What do I want to see in Paris? Such a difficult and easy question at the same time. There is so much to see in Paris that one could come one and a thousand times more and in each trip discover something new, or see things with different eyes.
For a first visit, you need about 3 full days to visit the city (actually 3 nights) and an additional day if you wish to visit the Palace of Versailles. Anything additional is always a gain. This does not mean that if you only have one day to visit Paris you should just abandon your plans, on the contrary, any chance to visit this amazing city should be taken and we’ll tell you how to get the most out of it here (see our Detailed Travel Guides).
The Eiffel Tower is the symbol of Paris. The most photographed monument in the whole world, and it was built in 1889 by Gustave Eiffel for the Exposition Universelle that took place that year. It is 320 meters high, composed of 15 thousand metallic pieces welded to each other, with a total weight of seven thousand tons.
Simply looking at it is incredible, but if you wish to have your breath taken away, go see the Tower at night. Don’t miss out !
If you wish to go up the Tower (2020 prices):
- By foot: Access up to the second floor. Only sold at the counter. Price: 10.40€ for adults, children 5.20€, 2.6€ or free (depending on their age)
- Elevator to the second floor: 16.60€
- Elevator to the second floor and the top: 25,90€
- Plan your visit to the Eiffel Tower ahead of time and try to purchase your tickets online directly on their official website.
- Para tener en cuenta: el acceso a la torre es restringido (por su capacidad) y también puede variar en función de las condiciones climatológicas.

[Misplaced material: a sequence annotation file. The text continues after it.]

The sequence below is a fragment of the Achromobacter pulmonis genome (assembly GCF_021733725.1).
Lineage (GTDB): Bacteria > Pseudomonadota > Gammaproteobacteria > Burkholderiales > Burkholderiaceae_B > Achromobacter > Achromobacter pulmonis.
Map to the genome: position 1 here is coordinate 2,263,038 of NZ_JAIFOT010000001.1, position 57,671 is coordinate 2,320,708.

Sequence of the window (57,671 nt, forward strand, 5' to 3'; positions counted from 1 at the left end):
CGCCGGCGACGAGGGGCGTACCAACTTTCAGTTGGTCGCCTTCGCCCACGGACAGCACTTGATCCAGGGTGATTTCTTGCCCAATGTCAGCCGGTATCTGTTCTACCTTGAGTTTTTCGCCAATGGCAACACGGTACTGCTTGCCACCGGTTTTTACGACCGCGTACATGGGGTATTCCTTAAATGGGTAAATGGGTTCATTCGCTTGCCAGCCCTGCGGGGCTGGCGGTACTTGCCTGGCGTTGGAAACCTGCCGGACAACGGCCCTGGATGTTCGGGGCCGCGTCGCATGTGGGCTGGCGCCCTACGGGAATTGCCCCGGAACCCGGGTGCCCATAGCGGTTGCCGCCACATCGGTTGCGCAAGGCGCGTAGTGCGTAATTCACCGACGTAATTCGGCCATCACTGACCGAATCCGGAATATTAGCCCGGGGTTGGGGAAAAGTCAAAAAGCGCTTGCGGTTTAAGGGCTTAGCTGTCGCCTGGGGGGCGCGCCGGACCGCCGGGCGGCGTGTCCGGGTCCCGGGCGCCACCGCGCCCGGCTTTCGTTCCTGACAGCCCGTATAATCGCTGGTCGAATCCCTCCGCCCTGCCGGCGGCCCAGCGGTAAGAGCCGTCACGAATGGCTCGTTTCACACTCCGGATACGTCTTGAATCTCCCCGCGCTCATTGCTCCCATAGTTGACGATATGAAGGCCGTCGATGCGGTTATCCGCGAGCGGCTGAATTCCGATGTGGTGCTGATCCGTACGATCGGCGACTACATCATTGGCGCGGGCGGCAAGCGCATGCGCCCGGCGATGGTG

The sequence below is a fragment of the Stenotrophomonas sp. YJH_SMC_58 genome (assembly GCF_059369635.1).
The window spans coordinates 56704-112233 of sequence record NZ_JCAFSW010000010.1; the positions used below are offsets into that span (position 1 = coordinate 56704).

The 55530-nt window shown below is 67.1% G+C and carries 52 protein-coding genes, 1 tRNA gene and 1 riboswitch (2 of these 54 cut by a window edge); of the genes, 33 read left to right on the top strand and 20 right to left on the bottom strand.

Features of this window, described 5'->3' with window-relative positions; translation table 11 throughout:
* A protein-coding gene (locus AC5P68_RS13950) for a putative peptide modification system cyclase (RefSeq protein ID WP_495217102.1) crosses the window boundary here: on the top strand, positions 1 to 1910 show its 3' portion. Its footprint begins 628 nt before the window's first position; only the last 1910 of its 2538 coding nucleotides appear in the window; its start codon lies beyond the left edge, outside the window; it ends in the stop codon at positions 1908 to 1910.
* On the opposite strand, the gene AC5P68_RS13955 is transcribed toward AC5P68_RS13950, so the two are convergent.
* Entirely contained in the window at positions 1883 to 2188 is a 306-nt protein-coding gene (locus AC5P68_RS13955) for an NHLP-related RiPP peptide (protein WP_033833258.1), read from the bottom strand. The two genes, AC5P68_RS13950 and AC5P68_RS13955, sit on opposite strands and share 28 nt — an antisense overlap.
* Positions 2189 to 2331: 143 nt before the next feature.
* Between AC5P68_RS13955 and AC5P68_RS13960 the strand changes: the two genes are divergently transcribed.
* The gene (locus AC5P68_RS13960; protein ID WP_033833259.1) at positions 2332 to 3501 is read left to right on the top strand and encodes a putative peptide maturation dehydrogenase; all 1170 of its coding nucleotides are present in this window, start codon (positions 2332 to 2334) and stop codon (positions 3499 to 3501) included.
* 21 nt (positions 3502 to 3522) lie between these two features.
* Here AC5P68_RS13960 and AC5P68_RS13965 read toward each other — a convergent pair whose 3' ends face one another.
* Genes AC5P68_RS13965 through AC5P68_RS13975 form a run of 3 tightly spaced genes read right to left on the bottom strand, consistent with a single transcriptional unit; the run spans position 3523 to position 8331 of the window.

The world’s most beautiful avenue offers a promenade that is worth enjoying. Take a stroll down this avenue and let your curiosity take you into the different shops, show rooms and French cafés.
At the end the Champs Elysees awaits the world’s biggest arc. Measuring 50 meters high and 45 meters wide (you can imagine the proportions already…but it’s best you see it with your own eyes), it was built upon Napoleon I’s request to celebrate the Grande Armée (the multinational Napoleonic army) and was finished in 1836.
If you wish to go up to the top of the arc you will have to make line, which you will find when descending into the tunnel that leads to the arc, pay, and be willing to go up around 300 stairs, otherwise simply walk past the line and take the stairs that will take you to the Arc for free.
This lavish bridge is found between the Grand and Petit Palais (next to the Champs Elysees) and the building and dome of Les Invalides.